I watched a movie once in which the main character was a successful writer. In the opening scene, this woman (who looked way too together for a writer, in my opinion) sat at her broad, uncluttered desk, in a room flanked by a wall of windows that overlooked a picturesque canal.
Hmmmm, I wondered, is that really what it looks like to be a best-selling author? Barbie with a typewriter?
If so, I should just give up writing now.
This made me curious. What kind of set-ups do other writers have? Do “real” writers work in expansive spaces that are uncluttered and flooded with natural light?
I found this cool blog where Anne Nutschell posted pictures of the writing desks of several famous authors, including a few of my favorites: J.R.R. Tolkien, C.S. Lewis, and Jane Austen. None of the desks pictured were particularly huge, none of the offices/libraries particularly expansive. In fact, some of the desks were tiny, and more than one of the desks pictured were cluttered with papers, files, pens, and whatnot.
So what does my writing desk look like? Well, my “desk” is a six foot length of the kitchen counter. (Proximity to the stove is one reason I’m not particularly fond of deep-fat frying – causes a greasy film on my keyboard, printer, manuscripts, etc.)
Here is a picture, that I will attempt to explain:
Printer, laptop, and wireless router – obvious tools of the trade. Stacks of binders: these include notes, spreadsheets, receipts, and so forth for various writing projects. Bible – because, whatever you’re doing (whether writing or scrambling eggs), you need to keep a Bible handy. A Year With C.S. Lewis – because I have a sweet friend who loves me and knows how to encourage me! Books I’m currently reading, either for pleasure or for studies at church or for research. Notecards, jump drives, cell phone, stamps, letters to answer, cords, cords, cords. Japanese “poop” candy, because Martha thought it was funny and brought us each a box. A glass of iced tea (or a mug of coffee, glass of wine, a beer, or a steaming cup of ginger tea).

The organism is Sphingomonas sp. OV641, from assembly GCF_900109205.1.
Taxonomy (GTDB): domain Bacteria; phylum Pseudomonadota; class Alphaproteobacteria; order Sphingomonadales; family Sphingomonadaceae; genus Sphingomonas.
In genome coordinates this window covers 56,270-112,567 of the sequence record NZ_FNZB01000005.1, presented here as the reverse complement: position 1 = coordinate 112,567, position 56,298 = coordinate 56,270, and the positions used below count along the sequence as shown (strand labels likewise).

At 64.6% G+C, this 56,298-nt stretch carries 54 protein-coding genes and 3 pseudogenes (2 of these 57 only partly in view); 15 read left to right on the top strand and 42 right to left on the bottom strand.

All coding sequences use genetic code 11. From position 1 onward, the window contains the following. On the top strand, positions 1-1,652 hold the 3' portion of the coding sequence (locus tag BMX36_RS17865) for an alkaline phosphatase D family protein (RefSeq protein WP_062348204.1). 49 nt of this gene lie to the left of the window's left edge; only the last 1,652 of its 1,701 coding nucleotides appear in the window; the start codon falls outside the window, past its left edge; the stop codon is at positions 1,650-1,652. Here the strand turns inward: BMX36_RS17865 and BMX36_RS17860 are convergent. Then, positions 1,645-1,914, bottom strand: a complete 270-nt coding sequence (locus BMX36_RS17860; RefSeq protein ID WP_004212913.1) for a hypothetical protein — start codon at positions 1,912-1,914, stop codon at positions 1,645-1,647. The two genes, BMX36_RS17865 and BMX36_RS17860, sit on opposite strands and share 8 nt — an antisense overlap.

The elbow at the left edge of the above picture belongs to my daughter. She is sitting beside me working on her American Literature while I type a blog post. “Mom, what does appellation mean?” “Hmmm, I’m not sure. Let’s check it out at merriamwebster.com.” Lewis and Tolkien had the Inklings. Me, I have Helen – pretty sweet deal!
My filing system is eclectic. Electronic files on the computer. Manila folders in a box. Stacks of papers on the counter. And a plethora of sticky notes taped overhead on the kitchen cabinets. I like an old-fashioned calendar to hang on the wall at my elbow. Traditionally, Steve picks these out for me and puts a new one for the coming year in my stocking each Christmas.
Do I really need a private office, neatly organized and tastefully decorated? Nah. Working at the kitchen counter isn’t bad at all – it gives me easy access to the chocolate baking chips.